[Date Prev][Date Next][Thread Prev][Thread Next][Date index][Thread index]

From |
"Lachenbruch, Peter" <Peter.Lachenbruch@oregonstate.edu> |

To |
<statalist@hsphsun2.harvard.edu> |

Subject |
RE: st: RE: Detection of disease |

Date |
Fri, 15 Aug 2008 09:05:46 -0700 |

The pedant in me wants to note that this result is based on the number of events being Poisson distributed. Good thought Ronan Tony Peter A. Lachenbruch Department of Public Health Oregon State University Corvallis, OR 97330 Phone: 541-737-3832 FAX: 541-737-4001 -----Original Message----- From: owner-statalist@hsphsun2.harvard.edu [mailto:owner-statalist@hsphsun2.harvard.edu] On Behalf Of Ronan Conroy Sent: Friday, August 15, 2008 8:38 AM To: statalist@hsphsun2.harvard.edu Subject: Re: st: RE: Detection of disease On 14 Aug 2008, at 16:57, On Behalf Of Carlo Georges wrote: > For example i need to detect with 95% confidence the abscence of > disease > in > a population where the presumed prevalence would be 20%. How lrge a > sample > size do I need to be 95% certain that the population is free from > disease. This is an impossible task, I think. A better approach would be to ask what the maximum disease prevalence would be to result in zero observed cases in a sample size N. There was a lovely paper years ago in JAMA called Hanley, J. A., & Lippman-Hand, A. (1983). If nothing goes wrong, is everything all right? Interpreting zero numerators. JAMA, 249(13), 1743-1745. Hanley and Lippman-Hand make the point that if zero events are observed in N cases, then the upper limit is roughly 3/N. This means that even if you observe no cases in 1,000 participants, the 95% CI for the rate is zero to 3.7 per thousand (I cheated and did a -cii- on this). So you can be 95% certain that the rate is no more than 3.7 per thousand or less. The topic is discussed in Eypasch E, Lefering R, Kum CK, Troidl H. Probability of adverse events that have not yet occurred: a statistical reminder. BMJ. 1995 Sep 2;311(7005):619-20. which is accessible online. http://www.bmj.com/cgi/content/full/311/7005/619 Ronan Conroy ================================= rconroy@rcsi.ie Royal College of Surgeons in Ireland Epidemiology Department, Beaux Lane House, Dublin 2, Ireland +353 (0)1 402 2431 +353 (0)87 799 97 95 +353 (0)1 402 2764 (Fax - remember them?) http://www.flickr.com/photos/ronanconroy/sets/72157601895416740/ P Before printing, think about the environment * * For searches and help try: * http://www.stata.com/help.cgi?search * http://www.stata.com/support/statalist/faq * http://www.ats.ucla.edu/stat/stata/ * * For searches and help try: * http://www.stata.com/help.cgi?search * http://www.stata.com/support/statalist/faq * http://www.ats.ucla.edu/stat/stata/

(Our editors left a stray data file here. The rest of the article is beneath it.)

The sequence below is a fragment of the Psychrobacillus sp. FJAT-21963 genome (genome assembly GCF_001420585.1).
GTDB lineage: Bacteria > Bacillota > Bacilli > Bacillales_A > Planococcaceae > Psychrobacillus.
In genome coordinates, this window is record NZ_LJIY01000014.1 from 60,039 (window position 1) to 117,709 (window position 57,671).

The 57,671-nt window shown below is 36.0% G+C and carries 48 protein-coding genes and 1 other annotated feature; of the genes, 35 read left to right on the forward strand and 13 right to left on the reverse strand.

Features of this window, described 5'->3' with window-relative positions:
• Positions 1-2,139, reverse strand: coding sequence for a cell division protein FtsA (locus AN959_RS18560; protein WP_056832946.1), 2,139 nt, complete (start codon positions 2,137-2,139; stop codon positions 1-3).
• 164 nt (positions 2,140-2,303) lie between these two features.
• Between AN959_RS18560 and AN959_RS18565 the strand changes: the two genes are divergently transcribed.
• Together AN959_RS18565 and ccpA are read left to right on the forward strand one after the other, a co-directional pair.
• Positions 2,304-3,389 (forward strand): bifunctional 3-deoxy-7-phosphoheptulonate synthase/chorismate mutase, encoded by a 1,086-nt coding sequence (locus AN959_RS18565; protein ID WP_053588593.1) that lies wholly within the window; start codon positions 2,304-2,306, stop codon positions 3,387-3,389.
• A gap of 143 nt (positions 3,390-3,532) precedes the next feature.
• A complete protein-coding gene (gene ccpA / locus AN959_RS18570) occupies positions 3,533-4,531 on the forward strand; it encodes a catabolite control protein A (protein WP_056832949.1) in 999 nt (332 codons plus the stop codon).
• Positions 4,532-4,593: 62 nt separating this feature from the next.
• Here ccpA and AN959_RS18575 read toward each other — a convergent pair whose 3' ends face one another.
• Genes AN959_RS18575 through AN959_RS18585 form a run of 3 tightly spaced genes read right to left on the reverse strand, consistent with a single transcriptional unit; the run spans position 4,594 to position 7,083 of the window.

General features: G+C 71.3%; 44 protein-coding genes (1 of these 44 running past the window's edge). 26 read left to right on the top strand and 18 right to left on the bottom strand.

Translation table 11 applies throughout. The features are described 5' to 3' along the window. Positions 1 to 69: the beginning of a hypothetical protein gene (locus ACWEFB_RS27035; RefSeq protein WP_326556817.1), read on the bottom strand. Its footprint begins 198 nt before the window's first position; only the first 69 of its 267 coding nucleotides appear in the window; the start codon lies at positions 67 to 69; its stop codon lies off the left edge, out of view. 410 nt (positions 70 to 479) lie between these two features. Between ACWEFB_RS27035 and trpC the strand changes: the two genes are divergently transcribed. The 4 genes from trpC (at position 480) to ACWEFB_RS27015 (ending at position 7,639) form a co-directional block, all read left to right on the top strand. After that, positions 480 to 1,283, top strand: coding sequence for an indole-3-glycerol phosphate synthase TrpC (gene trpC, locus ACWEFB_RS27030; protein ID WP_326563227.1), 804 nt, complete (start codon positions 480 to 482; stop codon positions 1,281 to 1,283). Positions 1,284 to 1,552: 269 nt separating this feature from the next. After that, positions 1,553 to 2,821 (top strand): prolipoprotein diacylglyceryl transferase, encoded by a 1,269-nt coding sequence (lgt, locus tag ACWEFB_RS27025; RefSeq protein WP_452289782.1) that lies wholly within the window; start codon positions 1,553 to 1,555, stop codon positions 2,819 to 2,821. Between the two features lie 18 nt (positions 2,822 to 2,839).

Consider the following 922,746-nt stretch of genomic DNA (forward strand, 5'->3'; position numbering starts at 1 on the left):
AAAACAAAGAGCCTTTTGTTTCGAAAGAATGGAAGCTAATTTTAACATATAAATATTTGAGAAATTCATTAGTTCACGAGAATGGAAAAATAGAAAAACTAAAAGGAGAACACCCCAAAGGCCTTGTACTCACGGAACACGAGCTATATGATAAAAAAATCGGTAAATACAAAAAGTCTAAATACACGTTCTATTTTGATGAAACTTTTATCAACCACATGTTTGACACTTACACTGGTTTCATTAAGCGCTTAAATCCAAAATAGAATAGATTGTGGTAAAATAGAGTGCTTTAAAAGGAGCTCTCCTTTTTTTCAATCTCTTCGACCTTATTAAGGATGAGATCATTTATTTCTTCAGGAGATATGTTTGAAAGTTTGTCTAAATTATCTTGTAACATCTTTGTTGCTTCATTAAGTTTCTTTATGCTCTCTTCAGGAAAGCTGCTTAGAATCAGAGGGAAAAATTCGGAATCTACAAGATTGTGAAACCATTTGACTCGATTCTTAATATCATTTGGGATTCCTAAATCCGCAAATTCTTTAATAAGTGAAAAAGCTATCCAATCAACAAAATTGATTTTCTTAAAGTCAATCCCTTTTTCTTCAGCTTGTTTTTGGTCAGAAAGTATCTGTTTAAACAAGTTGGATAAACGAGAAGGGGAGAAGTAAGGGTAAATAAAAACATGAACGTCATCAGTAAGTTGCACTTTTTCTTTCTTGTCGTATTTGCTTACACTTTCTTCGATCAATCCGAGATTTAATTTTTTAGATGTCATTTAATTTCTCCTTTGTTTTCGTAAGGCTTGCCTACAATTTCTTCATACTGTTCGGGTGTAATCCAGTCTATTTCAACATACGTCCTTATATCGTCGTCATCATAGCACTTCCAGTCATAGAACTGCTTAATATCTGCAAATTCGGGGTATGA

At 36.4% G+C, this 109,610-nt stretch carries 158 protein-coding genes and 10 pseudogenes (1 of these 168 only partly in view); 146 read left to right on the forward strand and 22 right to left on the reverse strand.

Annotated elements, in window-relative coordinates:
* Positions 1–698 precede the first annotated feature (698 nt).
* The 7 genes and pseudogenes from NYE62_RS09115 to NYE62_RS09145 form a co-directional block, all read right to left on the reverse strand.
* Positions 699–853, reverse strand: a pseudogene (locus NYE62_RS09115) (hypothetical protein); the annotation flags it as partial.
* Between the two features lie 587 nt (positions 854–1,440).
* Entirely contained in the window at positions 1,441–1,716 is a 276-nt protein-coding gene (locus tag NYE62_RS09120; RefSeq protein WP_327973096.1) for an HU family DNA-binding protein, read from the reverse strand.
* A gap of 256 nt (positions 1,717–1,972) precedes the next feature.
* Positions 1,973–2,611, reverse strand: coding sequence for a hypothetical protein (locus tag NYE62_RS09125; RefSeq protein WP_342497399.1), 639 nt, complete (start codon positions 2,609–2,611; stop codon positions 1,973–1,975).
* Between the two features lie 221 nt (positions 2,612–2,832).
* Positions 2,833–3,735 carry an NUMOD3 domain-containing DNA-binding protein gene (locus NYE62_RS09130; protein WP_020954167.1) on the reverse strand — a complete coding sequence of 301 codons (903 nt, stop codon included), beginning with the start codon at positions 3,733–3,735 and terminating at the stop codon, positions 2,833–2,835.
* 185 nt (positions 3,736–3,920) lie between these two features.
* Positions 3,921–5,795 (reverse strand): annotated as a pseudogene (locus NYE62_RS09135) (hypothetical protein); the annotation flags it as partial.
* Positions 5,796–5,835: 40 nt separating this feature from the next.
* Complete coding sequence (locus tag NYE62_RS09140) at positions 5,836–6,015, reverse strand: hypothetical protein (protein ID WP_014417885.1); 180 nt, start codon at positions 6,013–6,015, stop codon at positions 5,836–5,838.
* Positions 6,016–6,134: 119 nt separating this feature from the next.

**References**:**Re: st: No (basic) graphs in Stata 10.1***From:*Maarten buis <maartenbuis@yahoo.co.uk>

**st: Detection of disease***From:*"Carlo Georges" <georgesc@pt.lu>

**st: RE: Detection of disease***From:*"Lachenbruch, Peter" <Peter.Lachenbruch@oregonstate.edu>

**Re: st: RE: Detection of disease***From:*Ronan Conroy <rconroy@rcsi.ie>

- Prev by Date:
**st: RE: Bootstrap and Technical analysis** - Next by Date:
**st: AW: RE: generating random numbers from a specified list** - Previous by thread:
**RE: st: RE: Detection of disease** - Next by thread:
**Re: st: No (basic) graphs in Stata 10.1,** - Index(es):

© Copyright 1996–2015 StataCorp LP | Terms of use | Privacy | Contact us | What's new | Site index |